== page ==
We’ve Moved!

It’s been a busy month over here at AnaWerks Studios. I’m super excited about getting my new work ready for the summer craft season, and for a few new surprises for fall conventions.

And in the middle of everything – I’ve moved my portfolio and blog over to my own site. Check it out: www.anawerks.com, it’d be great to see you there.


Sequence: Bach Cantatas for Sunday


As an artist, I love the idea of work made for a certain setting – installments in airports are meant to be viewed by the very tired, grand works are commissioned for a certain opera diva to sing, sculptures are built into a certain mountain.

About a year ago, I heard a concert of Cantatas by Bach.  Beautiful, rapturous things – short pieces meant to be sung by a church choir during Sunday services.  As the story goes, Bach got a gig writing choral works for the church, and churned out more than 200 in his lifetime, each written to be sung on a certain Sunday of the year. Of course, you can listen to it on the “wrong” day, but I like to think that by hearing it on the day it was written for, I am sharing something with the artist. Something small, maybe, like the way that the sunlight looks on a Sunday morning in February compared to the way it looks in a hot August morning.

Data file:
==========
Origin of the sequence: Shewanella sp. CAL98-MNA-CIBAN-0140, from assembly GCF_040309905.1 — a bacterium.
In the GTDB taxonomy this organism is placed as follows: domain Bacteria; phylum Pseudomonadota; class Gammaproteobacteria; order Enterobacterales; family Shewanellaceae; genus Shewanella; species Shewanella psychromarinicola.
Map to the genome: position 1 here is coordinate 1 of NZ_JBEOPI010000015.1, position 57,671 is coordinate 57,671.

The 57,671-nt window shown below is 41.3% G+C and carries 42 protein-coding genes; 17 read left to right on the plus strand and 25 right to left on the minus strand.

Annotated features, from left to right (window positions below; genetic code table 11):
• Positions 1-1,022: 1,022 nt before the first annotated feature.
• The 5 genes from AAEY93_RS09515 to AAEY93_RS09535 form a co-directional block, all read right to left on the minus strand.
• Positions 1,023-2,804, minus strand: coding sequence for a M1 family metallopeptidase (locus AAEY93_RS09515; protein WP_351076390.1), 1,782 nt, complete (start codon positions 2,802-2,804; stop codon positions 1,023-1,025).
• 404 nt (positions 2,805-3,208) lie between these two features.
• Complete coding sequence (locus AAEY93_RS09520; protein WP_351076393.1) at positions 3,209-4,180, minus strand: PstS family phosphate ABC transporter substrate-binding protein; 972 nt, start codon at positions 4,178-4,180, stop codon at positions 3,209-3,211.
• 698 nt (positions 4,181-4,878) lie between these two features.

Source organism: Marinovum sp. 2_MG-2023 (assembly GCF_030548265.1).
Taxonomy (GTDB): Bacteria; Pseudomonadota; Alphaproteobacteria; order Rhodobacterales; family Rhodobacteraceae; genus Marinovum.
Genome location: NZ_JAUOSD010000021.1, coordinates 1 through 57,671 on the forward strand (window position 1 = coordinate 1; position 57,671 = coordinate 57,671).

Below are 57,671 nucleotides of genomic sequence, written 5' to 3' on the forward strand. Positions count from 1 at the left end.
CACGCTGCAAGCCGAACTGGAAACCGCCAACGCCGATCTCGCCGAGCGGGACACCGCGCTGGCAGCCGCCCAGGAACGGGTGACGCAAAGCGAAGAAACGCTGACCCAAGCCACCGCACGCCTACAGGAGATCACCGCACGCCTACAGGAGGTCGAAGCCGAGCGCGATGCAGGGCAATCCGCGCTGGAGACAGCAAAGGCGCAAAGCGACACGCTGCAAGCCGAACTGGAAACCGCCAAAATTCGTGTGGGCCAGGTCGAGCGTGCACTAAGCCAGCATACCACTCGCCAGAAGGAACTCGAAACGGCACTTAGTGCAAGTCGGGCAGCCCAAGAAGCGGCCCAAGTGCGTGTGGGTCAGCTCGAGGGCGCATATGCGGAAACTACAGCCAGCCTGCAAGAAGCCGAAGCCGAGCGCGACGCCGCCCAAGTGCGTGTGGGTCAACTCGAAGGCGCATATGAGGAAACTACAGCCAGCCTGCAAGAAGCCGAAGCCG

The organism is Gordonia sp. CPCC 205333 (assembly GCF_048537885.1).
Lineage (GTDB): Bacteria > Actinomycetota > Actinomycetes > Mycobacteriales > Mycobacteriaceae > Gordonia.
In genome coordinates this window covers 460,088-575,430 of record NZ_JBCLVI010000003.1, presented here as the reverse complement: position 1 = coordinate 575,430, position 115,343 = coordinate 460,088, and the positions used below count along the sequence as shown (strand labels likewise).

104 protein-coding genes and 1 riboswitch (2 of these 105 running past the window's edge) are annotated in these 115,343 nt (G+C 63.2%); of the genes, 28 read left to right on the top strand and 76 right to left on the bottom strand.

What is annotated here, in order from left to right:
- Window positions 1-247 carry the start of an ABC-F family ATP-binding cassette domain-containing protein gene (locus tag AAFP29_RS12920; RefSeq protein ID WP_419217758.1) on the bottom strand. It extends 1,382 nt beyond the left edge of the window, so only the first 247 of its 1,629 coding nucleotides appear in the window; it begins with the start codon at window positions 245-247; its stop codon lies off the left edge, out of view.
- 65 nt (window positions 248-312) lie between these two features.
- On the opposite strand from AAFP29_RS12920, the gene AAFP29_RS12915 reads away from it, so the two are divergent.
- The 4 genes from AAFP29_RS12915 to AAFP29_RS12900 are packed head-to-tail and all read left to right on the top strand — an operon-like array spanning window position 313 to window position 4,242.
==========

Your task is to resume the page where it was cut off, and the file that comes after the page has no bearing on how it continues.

The husband got me the boxed set for Christmas a few years ago.  It’s completely overwhelming – all of them in one place, ready to go.  So they’ve sat on the shelf, as I work myself into a tizzy about which Sunday is the “right” one to start on, whether or not it matters if I listen in the daytime or the evening. Crazy stuff. But you know how it goes – in the moment, this seems essential to The Art.

I think I’m over it. I think I’m ready to get started again, to put in the disc that has today’s cantata, to just listen, and love the moment it’s in.

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Inspiration Friday: Observation

starlings images

In biology, there is the practice of systematic observation. You draw a square on the ground, and learn about everything that happens inside this one meter/one foot/one inch square of earth and sky. It is the practice of knowing the names of every creature the walks through the soil, flies over it, or craws through it. It is the practice of knowing the names of the plants and fungi that grow there, of knowing the migration patterns of creatures and plants through it.